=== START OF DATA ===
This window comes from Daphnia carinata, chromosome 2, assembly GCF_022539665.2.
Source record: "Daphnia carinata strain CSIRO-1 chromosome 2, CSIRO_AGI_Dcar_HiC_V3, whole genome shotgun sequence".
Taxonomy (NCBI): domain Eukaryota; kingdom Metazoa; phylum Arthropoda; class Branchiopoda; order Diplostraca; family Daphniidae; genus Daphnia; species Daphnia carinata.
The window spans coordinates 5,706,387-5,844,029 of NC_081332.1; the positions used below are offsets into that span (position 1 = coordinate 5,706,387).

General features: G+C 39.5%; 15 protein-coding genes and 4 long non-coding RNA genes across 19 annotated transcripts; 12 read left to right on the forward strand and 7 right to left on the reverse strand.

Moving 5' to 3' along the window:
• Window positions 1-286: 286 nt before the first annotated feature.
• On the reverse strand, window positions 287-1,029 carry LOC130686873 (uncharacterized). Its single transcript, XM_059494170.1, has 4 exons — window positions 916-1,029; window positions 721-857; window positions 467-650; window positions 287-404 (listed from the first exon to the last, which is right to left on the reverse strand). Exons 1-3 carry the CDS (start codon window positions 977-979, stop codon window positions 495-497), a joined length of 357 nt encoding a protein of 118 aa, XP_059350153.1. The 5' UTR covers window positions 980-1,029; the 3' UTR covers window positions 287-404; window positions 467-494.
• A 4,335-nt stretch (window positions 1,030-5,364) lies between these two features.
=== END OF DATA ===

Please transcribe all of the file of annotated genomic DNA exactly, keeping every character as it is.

This window comes from Daphnia carinata, chromosome 2, assembly GCF_022539665.2.
Source record: "Daphnia carinata strain CSIRO-1 chromosome 2, CSIRO_AGI_Dcar_HiC_V3, whole genome shotgun sequence".
Taxonomy (NCBI): domain Eukaryota; kingdom Metazoa; phylum Arthropoda; class Branchiopoda; order Diplostraca; family Daphniidae; genus Daphnia; species Daphnia carinata.
The window spans coordinates 5,706,387-5,844,029 of NC_081332.1; the positions used below are offsets into that span (position 1 = coordinate 5,706,387).

General features: G+C 39.5%; 15 protein-coding genes and 4 long non-coding RNA genes across 19 annotated transcripts; 12 read left to right on the forward strand and 7 right to left on the reverse strand.

Moving 5' to 3' along the window:
• Window positions 1-286: 286 nt before the first annotated feature.
• On the reverse strand, window positions 287-1,029 carry LOC130686873 (uncharacterized). Its single transcript, XM_059494170.1, has 4 exons — window positions 916-1,029; window positions 721-857; window positions 467-650; window positions 287-404 (listed from the first exon to the last, which is right to left on the reverse strand). Exons 1-3 carry the CDS (start codon window positions 977-979, stop codon window positions 495-497), a joined length of 357 nt encoding a protein of 118 aa, XP_059350153.1. The 5' UTR covers window positions 980-1,029; the 3' UTR covers window positions 287-404; window positions 467-494.
• A 4,335-nt stretch (window positions 1,030-5,364) lies between these two features.